If sex outside of marriage means outside of permission by a priest -- I am for extramarital sex. If sex outside of marriage means outside of review and consideration and conversation with experienced and loving elders -- now I can see some sense to wanting to avoid sex outside of marriage. Like I said: it all depends on what you mean by marriage.
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#27 Old 08-26-2005, 05:53 PM
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but should they?

why?



ebola



I can't say what anyone should and should not do but the why of it...taking sex lightly and not having any retraint with it can hurt you and the people around you.



Anyway, I'd go into it more but I have to go asap.
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#28 Old 08-27-2005, 12:07 AM
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My whole point was that the word that got translated in to fornication was the Greek word porneia, which is ancient times refered to prostitution and idolitary, it didn't have anything to do with fornication.



I think that in the boundaries of love that sex is fine, I myself prefer to only have it with someone that I'm in love with anyway.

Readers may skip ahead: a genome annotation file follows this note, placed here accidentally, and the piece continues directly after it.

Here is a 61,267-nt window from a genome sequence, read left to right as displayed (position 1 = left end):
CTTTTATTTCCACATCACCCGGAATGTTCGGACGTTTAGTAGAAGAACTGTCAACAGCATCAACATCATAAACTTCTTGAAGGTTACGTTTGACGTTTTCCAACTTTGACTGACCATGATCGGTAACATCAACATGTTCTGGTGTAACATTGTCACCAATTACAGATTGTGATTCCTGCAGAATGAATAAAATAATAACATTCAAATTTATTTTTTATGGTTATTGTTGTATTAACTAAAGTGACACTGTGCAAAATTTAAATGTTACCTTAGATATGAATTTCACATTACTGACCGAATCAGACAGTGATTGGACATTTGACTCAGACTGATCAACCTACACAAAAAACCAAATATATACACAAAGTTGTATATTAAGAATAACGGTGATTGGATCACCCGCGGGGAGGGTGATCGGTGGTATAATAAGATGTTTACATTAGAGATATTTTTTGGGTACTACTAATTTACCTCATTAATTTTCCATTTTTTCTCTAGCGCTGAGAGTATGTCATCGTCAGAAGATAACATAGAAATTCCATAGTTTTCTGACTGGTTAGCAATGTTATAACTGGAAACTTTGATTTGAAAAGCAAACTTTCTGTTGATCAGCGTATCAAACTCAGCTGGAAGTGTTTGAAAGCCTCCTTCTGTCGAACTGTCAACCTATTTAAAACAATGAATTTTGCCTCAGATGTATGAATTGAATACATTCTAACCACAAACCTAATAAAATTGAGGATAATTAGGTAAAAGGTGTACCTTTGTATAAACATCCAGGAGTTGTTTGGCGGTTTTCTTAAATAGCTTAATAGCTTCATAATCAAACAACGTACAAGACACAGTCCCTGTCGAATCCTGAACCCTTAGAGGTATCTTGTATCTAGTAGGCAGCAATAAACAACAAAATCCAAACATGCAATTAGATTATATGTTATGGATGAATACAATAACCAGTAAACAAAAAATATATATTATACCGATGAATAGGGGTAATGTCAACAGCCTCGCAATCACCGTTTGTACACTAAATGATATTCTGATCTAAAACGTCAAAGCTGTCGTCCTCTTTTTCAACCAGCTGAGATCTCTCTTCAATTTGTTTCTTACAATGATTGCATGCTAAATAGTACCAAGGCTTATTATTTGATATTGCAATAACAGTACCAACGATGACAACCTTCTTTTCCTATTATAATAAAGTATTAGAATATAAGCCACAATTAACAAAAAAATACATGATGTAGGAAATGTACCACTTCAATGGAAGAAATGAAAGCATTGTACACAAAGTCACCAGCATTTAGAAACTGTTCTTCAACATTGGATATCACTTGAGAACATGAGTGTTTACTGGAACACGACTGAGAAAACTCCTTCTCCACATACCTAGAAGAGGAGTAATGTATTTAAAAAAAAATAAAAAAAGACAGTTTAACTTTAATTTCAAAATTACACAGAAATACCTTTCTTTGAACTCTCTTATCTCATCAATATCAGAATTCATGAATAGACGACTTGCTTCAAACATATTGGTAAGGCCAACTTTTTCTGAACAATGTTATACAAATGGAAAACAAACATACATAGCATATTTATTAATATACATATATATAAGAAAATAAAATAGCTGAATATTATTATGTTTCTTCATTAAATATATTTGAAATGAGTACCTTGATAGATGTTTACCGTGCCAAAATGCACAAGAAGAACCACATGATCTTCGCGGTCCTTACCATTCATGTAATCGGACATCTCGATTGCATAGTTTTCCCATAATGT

Also back then people got married much younger so they had a release for all their sexual desires instead of being locked up in guilt about sexual desires being evil blah blah blah.
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#29 Old 08-27-2005, 12:10 AM
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I should point out that now it does refer to fornication, but the research I've done says that in ancient times it was used only when talking about prostitution and idolitary.
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#30 Old 08-27-2005, 07:34 AM
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I think that's an excellent point satya and was waiting for someone to get back to it. What if our ideas about premarital sex stem simply from a wrongly translated word?



Also I was going to bring up the marital age issue. In those times it was common for people of adolescent age to be married. It is only really in the past century (correct me if I'm wrong) that people have waited--on purpose--past their teens, and only in the past fifteen or twenty years that people have started waiting into their thirties. Thinking of it in a strictly animalistic sense, men peak sexually in their teens. Is there a reason for this? Are we really supposed to simply postpone these very human desires until our thirties?



Personally I think it's confusing territory. Should a person put off sex until marriage? Hmmmmmmmmmmmmmmmmmmm....that's a hard one. What if the person you decide to marry is terrible at it and then you are stuck with that person. While sex isn't the most important part of the relationship, it is AN important part of a relationship. It should be enjoyable to both parties. And on a personal level, I think every human being should get to...at least once in his/her life, experience absolutely mind-blowing sex. But that's just me.